Going to a beach party? Here’s what not to do
FYI, the beach isn’t a garbage can nor an ashtray
May 1, 2019
Over the years, tourists have been flocking to LaBoracay, an annual summer beach party in Boracay that falls on Labor Day. Though it’s been dubbed countless of times as the Philippines’ version of spring break, the island party has also gained notoriety for its aftermath. In 2017, reports say that about 10,000 kilograms of trash were collected from the event alone. LaBoracay and other parties along the beachfront have been banned after the island’s closure last year.
Tourists and party goers have since moved up north to “Labor Union” or La Union’s annual beachfront party that also happens on May 1. And similar to its cousin in Boracay, the effects of the party are unsurprising as well. Last year, heaps of garbage were scattered along the beach, with layers of trash buried beneath the sand, too.
So before you go partying, please remember to party responsibly, and that entails being mindful of the environment. We’ve listed a couple of things for you to keep in mind.
Seriously, please don’t. The beach isn’t a garbage can. It doesn’t take more than a minute to look for designated trash bins to dispose of your rubbish. Local communities spend hours everyday just to maintain the cleanliness of the beach, so when a huge party such as Labor Union happens, just imagine how much longer it would take for them to clean it up (that is, if the trash hasn’t flowed to the ocean yet). If there are no bins in sight, just keep your trash until you see one. It’s really not a hard thing to do.
The beach isn’t an ashtray either. Cigarette butts are often thrown and crushed on the ground, but the majority of them end up in the ocean, which pose a risk to marine life due to toxic chemicals. In a study by Ocean Concervancy, they reveal that “cigarette butts have been the single most collected item on the world’s beaches, with a total of more than 60 million collected over 32 years.”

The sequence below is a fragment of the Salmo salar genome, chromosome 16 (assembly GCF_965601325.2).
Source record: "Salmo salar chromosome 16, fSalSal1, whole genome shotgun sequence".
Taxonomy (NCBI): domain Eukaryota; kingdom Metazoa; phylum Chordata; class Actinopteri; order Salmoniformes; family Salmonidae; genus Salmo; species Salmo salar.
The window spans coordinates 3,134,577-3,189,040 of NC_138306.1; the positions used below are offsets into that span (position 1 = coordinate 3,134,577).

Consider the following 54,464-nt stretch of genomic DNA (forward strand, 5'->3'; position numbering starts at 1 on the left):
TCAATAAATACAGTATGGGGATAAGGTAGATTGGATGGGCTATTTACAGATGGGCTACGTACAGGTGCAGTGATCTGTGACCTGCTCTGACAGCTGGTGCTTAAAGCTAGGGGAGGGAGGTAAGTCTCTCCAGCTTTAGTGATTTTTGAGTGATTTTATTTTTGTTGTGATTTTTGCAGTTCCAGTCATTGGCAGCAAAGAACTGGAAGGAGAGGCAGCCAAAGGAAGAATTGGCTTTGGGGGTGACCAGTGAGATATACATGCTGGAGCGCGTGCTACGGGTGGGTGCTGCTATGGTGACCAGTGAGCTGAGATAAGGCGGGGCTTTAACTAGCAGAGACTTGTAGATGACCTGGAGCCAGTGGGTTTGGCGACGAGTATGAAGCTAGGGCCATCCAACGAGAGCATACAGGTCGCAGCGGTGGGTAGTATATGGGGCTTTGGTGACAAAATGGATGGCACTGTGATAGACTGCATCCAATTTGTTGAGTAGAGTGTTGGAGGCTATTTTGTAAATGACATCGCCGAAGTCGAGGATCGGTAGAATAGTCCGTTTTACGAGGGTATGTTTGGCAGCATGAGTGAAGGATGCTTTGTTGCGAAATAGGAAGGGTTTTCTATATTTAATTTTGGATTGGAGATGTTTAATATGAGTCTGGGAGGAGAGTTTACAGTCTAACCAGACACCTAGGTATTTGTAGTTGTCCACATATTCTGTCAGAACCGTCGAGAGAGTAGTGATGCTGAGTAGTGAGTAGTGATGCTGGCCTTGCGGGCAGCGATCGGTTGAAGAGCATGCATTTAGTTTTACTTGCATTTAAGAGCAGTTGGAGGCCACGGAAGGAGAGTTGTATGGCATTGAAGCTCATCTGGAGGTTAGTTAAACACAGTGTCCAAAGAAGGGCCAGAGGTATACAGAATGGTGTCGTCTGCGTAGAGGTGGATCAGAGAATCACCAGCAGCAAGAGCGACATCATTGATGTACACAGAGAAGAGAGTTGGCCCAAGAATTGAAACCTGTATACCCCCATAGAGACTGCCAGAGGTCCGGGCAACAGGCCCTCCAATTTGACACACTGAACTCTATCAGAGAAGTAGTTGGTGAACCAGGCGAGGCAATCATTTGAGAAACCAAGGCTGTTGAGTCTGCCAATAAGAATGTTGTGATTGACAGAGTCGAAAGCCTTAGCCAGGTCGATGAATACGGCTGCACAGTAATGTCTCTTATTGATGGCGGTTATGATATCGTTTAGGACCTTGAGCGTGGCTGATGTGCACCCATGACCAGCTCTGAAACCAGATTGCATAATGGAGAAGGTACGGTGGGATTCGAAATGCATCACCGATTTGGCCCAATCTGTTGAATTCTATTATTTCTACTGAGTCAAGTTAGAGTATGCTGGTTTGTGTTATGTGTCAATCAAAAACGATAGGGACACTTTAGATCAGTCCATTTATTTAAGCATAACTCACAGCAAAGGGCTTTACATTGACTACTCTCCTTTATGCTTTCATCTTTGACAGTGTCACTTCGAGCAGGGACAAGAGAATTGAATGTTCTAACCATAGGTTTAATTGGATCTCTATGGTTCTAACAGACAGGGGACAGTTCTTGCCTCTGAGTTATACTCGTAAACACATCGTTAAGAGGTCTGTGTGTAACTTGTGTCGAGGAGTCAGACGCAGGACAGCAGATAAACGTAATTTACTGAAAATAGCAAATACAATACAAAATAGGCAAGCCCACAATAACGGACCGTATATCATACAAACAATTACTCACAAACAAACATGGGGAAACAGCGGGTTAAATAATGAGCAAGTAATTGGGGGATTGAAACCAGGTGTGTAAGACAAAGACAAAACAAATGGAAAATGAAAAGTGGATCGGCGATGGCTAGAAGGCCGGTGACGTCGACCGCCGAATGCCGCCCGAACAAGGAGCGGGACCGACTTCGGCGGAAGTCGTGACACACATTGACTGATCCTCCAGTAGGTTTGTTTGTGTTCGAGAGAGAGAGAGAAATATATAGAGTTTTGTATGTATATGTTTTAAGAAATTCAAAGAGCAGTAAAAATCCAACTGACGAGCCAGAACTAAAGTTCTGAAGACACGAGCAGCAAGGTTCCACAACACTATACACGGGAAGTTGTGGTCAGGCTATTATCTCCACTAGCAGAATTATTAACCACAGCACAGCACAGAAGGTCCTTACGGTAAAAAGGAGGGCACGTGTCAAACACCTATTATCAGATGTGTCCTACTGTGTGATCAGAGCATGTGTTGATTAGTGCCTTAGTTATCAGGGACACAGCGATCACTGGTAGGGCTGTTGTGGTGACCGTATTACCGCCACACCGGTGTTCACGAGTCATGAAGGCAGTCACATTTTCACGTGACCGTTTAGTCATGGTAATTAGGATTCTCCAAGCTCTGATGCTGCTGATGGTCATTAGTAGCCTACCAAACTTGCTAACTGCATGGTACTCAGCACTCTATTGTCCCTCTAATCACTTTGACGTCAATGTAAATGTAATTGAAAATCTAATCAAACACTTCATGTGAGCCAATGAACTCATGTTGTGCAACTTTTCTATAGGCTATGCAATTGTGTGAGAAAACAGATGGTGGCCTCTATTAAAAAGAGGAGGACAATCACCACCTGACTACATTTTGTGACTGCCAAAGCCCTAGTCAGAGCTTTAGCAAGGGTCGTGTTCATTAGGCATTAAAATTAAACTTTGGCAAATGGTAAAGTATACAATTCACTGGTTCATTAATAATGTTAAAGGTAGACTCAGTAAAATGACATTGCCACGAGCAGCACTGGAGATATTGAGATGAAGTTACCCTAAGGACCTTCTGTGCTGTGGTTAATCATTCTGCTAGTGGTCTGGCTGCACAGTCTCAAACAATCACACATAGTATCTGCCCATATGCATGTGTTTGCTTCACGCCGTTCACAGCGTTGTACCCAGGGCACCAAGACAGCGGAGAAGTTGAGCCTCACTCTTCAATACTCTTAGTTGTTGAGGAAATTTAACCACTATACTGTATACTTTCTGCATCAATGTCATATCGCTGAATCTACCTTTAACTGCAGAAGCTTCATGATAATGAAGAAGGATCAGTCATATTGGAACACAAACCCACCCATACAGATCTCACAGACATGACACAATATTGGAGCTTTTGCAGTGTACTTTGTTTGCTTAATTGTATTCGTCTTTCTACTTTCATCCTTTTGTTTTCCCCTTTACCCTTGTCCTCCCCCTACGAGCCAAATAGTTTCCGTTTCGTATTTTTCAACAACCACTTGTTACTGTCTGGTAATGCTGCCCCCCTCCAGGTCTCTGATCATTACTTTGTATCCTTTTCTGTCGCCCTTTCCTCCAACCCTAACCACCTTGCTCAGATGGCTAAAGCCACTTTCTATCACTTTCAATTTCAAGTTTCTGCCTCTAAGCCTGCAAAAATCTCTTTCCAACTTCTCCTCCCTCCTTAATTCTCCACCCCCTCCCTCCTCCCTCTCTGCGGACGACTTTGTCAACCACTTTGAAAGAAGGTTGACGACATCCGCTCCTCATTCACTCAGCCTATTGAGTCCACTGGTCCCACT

Don’t invade others’ space
This is one rule that beach-goers should already know by now, but allow me to reiterate: Be respectful of others’ personal space. No one likes it when you’re space hogging an area that’s meant to be shared. Keep your items within a safe distance. Remember that maintaining a safe distance of two to three feet also applies when you’re meeting someone new for the first time.
Going snorkeling? Be sensitive to coral reefs
Apart from partying, your side activities may include snorkeling or diving. In that case, please remember to avoid stepping on corals. Contrary to popular belief, corals are not rocks but are sensitive living creatures. Stepping on them or even touching them would result to damage. Do the corals a favor by leaving them alone or by wearing reef-friendly sunscreen.
Use only reusable items
Plastic is a huge contributor to ocean pollution so remember this as you pack up: Don’t forget to bring your eco-friendly items with you such as reusable containers, tumblers, utensils, and tote bags. And while you’re at it, eat and drink only at designated areas because most of the time, disposable takeout containers tend to be left lying around.
Header image courtesy of Inquirer.net
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